Behind every great cup of coffee is a complex supply chain. Every step in the process is critical, from sourcing and roasting to production and delivery. The best coffee companies rely on advanced supply chain analytics to consistently deliver fresh, high quality products to customers.

Data Clymer recently helped a major coffee roaster and retailer build a cross-functional supply chain dashboard that brings all their supply chain data together in one place. The project is a key component in driving the company’s business intelligence and analytics. It allows a variety of stakeholders to monitor key supply chain operations metrics in a single streamlined dashboard.

Supply Chain Dashboard

In this article, we’ll take a closer look at:

  • The coffee company’s supply chain analytics challenges and goals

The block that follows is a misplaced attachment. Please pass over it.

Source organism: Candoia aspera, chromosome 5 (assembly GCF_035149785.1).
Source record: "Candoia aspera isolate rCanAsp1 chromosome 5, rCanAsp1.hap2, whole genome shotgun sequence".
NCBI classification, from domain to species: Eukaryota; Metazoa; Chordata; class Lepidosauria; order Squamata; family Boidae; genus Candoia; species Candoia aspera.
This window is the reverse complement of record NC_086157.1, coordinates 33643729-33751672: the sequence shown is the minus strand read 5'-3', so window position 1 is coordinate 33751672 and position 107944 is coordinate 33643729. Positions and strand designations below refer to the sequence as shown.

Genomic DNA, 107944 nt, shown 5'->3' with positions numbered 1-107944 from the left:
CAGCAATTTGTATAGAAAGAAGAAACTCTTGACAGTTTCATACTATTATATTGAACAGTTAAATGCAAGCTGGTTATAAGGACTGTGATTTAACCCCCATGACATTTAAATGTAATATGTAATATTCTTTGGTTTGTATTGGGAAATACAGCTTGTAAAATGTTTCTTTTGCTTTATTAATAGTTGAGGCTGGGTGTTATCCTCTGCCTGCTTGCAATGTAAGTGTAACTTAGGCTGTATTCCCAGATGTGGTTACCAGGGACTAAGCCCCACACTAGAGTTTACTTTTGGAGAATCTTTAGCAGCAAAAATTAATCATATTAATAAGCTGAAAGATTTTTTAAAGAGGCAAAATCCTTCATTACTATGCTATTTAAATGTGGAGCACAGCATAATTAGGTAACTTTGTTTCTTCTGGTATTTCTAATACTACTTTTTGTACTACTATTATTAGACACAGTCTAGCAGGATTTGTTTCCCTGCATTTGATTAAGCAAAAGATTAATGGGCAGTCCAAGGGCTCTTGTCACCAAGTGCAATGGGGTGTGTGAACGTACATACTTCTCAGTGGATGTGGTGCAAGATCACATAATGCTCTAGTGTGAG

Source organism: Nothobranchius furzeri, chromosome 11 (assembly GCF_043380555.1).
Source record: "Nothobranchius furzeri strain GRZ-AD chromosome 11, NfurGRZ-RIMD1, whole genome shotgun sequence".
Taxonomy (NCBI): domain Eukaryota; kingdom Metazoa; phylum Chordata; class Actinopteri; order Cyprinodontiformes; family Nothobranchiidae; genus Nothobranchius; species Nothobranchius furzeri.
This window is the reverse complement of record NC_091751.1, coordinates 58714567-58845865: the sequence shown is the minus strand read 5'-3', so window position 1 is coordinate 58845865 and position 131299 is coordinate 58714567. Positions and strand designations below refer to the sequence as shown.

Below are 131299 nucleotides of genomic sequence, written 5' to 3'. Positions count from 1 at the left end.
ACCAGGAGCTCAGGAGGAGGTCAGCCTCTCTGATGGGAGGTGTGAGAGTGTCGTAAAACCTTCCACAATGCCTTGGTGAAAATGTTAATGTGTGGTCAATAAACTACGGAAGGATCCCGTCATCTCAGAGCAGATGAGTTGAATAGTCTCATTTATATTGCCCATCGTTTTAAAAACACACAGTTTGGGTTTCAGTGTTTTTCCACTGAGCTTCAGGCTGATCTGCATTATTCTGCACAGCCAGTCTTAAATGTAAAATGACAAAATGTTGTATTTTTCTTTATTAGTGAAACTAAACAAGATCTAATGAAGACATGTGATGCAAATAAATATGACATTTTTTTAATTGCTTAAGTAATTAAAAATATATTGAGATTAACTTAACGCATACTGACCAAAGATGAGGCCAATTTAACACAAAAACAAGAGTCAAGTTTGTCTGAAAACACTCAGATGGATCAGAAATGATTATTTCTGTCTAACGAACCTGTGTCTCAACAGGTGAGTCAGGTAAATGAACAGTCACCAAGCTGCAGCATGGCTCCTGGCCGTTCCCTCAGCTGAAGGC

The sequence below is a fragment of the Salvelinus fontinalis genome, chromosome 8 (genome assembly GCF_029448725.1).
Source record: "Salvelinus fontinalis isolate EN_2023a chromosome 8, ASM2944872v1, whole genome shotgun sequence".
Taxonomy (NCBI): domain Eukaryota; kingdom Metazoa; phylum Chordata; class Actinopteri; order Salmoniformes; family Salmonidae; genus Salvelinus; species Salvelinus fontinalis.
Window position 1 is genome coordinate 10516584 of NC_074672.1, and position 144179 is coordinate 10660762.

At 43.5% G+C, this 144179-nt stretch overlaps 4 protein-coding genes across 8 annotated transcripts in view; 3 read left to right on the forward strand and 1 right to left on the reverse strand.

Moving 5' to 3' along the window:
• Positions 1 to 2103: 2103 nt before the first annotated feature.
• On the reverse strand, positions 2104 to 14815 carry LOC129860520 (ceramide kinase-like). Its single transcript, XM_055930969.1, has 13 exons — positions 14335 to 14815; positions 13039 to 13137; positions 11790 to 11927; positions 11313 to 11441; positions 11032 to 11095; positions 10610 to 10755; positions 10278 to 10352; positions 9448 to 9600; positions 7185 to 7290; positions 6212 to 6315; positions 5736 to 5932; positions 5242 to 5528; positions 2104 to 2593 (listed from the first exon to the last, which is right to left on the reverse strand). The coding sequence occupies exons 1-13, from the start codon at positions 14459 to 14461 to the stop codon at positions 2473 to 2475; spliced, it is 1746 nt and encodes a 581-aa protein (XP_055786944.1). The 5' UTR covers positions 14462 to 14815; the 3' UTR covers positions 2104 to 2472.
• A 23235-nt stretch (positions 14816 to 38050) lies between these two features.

• Technical pieces involved in building the supply chain dashboard
  • Key outcomes and next steps for the ongoing initiative

Supply Chain Analytics Challenges

The coffee chain had been struggling with time-consuming and ineffective supply chain analysis. Different departments were all using their own Excel spreadsheets and managing data differently. The result: siloed data and inconsistent results that required manual verification and correlation. Everyone was reporting on the same data, but getting different results.

The company needed a streamlined, efficient way to analyze data so they could understand and take action on what was happening across their supply chain. After the COVID-19 pandemic caused major disruptions in business operations, they’d seen firsthand how critical it was to develop supply chain agility and resilience. Better supply chain analytics would give them the foundation they needed to support long-term business growth.

Supply Chain Analytics Goals